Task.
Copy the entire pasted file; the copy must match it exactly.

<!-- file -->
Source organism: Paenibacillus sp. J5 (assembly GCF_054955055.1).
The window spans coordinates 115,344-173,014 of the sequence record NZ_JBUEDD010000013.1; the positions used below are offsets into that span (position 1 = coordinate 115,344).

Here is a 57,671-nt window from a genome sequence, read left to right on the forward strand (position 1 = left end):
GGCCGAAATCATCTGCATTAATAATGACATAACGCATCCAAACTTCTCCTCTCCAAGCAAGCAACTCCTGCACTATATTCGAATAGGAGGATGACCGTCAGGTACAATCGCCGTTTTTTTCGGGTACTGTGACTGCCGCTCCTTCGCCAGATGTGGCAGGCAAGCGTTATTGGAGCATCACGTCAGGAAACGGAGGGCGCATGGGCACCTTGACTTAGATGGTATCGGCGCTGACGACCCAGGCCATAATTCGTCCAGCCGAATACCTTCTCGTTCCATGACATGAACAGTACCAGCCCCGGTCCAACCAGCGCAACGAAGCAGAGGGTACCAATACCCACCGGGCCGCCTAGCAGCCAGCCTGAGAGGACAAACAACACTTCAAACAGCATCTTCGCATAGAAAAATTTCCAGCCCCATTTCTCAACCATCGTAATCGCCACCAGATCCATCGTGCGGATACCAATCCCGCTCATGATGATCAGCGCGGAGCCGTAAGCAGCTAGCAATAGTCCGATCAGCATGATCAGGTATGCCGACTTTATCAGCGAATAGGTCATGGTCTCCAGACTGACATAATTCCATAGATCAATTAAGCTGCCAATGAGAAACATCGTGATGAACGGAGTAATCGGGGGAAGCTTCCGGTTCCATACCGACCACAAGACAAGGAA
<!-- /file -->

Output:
Source organism: Paenibacillus sp. J5 (assembly GCF_054955055.1).
The window spans coordinates 115,344-173,014 of the sequence record NZ_JBUEDD010000013.1; the positions used below are offsets into that span (position 1 = coordinate 115,344).

Here is a 57,671-nt window from a genome sequence, read left to right on the forward strand (position 1 = left end):
GGCCGAAATCATCTGCATTAATAATGACATAACGCATCCAAACTTCTCCTCTCCAAGCAAGCAACTCCTGCACTATATTCGAATAGGAGGATGACCGTCAGGTACAATCGCCGTTTTTTTCGGGTACTGTGACTGCCGCTCCTTCGCCAGATGTGGCAGGCAAGCGTTATTGGAGCATCACGTCAGGAAACGGAGGGCGCATGGGCACCTTGACTTAGATGGTATCGGCGCTGACGACCCAGGCCATAATTCGTCCAGCCGAATACCTTCTCGTTCCATGACATGAACAGTACCAGCCCCGGTCCAACCAGCGCAACGAAGCAGAGGGTACCAATACCCACCGGGCCGCCTAGCAGCCAGCCTGAGAGGACAAACAACACTTCAAACAGCATCTTCGCATAGAAAAATTTCCAGCCCCATTTCTCAACCATCGTAATCGCCACCAGATCCATCGTGCGGATACCAATCCCGCTCATGATGATCAGCGCGGAGCCGTAAGCAGCTAGCAATAGTCCGATCAGCATGATCAGGTATGCCGACTTTATCAGCGAATAGGTCATGGTCTCCAGACTGACATAATTCCATAGATCAATTAAGCTGCCAATGAGAAACATCGTGATGAACGGAGTAATCGGGGGAAGCTTCCGGTTCCATACCGACCACAAGACAAGGAA